Here, we noted that the DMN connectivity changes during the treatment. In particular, we observed a transient improvement in the overall connectivity of this network in two patients post-RT which seem to be highly dependent on the location of the lesion in regards of the functional nodes. Specifically, the combined effect of the surgery and RT on an important functional hub (pCC) helped to recover the connectivity globally even far away from the lesion (see Fig. 2). The observed global improvement might be due to the fact that the central node partly re-established its role of coordination across multiple networks [9–11]. Importantly, treating a location near mPFC does not seem to have an effect on other regions as this node is not acting as an important communication bridge, thereby the improvement is only noted locally (see Fig. 3). The improvement might be explained by the disappearance of oedema and inflammation effects in combination with the surgery and RT which together help to re-establish the typical topology of the networks.
As an important control, when the treatment did not involve nodes of DMN, no improvement in the network locally or globally was seen (see Fig. 4). On the contrary, there was a deterioration in the connectivity of this network which might also be explained by a faster growing tumor compared to the other patients.
Although a lot of the functional changes seen during the RT might be explained by the relation of the surgical lesion site to the functional nodes, possible confounding effect is the amount of dose delivered to these patients as the dose distributions in the brain were different. To rule out this hypothesis we reported in Table 1 the average amount of dose delivered to these nodes and in Appendix 6: Fig. 13 the isodose curve distributions. It can be noted that all the patients received similar amount of dose but with distinct spatial distribution.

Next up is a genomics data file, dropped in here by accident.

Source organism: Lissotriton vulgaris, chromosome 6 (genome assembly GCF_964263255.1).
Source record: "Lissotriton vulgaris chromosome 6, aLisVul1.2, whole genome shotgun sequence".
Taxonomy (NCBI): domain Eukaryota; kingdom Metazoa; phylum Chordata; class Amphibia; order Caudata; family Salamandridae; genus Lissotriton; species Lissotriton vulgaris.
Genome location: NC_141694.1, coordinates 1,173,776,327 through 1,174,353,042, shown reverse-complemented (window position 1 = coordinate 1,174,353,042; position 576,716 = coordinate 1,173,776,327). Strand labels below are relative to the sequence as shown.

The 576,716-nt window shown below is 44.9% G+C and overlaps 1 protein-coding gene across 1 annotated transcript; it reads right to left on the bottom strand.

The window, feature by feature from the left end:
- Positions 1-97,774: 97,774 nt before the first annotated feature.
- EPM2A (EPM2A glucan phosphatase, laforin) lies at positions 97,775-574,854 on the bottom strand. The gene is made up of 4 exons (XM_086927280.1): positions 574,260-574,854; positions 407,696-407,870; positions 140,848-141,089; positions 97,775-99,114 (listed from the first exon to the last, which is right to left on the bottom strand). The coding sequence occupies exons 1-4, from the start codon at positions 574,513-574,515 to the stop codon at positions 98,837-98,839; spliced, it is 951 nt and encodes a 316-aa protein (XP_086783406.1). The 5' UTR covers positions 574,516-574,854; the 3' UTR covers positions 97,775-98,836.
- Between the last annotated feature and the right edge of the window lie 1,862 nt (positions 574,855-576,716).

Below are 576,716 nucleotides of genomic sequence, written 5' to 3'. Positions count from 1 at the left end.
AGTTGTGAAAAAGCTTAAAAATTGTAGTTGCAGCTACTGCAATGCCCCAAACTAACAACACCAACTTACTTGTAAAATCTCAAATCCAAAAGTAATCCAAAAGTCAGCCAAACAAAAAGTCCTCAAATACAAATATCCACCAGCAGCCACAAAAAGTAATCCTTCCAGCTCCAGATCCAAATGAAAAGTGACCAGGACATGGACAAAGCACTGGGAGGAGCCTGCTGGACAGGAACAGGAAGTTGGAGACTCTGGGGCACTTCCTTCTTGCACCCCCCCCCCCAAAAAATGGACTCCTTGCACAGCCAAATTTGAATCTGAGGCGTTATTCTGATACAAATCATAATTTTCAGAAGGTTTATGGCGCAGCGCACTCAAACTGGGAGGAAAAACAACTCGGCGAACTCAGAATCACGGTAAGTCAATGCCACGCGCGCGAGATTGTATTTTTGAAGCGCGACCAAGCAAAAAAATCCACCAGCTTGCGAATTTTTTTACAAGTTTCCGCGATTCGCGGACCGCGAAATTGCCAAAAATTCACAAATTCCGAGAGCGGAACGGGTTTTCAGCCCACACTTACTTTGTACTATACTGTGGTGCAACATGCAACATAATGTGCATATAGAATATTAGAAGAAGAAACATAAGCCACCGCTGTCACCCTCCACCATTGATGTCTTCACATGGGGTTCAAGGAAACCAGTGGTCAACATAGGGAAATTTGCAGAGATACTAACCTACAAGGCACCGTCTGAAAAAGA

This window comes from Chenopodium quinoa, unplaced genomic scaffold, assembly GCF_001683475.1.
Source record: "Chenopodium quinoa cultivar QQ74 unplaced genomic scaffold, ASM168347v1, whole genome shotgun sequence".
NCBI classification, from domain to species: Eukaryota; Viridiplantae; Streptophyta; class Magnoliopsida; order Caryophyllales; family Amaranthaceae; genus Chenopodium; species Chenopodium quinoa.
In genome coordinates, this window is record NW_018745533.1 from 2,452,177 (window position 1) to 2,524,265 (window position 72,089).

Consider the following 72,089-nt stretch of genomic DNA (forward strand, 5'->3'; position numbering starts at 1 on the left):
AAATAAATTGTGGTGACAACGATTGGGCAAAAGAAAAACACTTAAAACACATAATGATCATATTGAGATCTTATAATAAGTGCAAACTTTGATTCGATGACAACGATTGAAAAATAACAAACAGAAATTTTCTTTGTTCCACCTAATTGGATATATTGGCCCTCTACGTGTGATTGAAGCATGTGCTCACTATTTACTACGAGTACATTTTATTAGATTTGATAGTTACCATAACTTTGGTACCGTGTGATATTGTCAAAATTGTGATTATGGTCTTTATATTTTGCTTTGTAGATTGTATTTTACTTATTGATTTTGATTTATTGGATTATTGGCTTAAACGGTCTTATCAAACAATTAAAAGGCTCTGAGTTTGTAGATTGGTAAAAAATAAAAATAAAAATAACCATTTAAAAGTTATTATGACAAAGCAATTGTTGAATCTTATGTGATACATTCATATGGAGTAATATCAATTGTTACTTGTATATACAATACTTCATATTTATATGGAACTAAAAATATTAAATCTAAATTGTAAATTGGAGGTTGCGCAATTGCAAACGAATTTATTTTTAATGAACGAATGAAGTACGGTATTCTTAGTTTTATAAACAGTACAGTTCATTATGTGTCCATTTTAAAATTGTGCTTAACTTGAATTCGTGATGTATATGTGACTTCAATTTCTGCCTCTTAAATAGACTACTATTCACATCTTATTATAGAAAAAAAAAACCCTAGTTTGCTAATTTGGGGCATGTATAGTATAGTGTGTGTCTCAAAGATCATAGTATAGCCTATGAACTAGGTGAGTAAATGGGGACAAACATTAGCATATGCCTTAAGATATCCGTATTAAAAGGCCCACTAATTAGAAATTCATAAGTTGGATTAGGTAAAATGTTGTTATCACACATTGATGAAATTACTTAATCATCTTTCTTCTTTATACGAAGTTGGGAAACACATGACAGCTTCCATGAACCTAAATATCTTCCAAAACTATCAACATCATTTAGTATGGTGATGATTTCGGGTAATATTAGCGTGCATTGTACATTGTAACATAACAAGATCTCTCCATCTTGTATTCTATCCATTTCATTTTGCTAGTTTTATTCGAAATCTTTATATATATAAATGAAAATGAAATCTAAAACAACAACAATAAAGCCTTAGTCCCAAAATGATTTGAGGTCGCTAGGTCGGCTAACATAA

For two of the considered patients a third scan could be acquired as a follow-up after 4 months post-RT. Here we observed an overall worsening of the DMN connectivity. Hence, the possible improvement noted right after the RT seems to be only transient. These connectivity losses might be due to further spread and recurrence of the tumor. Furthermore, taking into account the severity of this kind of brain tumors, the deterioration of the functional connectivity is expected as the burden of the lesion is heavy and life expectancies of these patients are short.
Longitudinal effect of the lesion on the functional segregation and integration of RSNs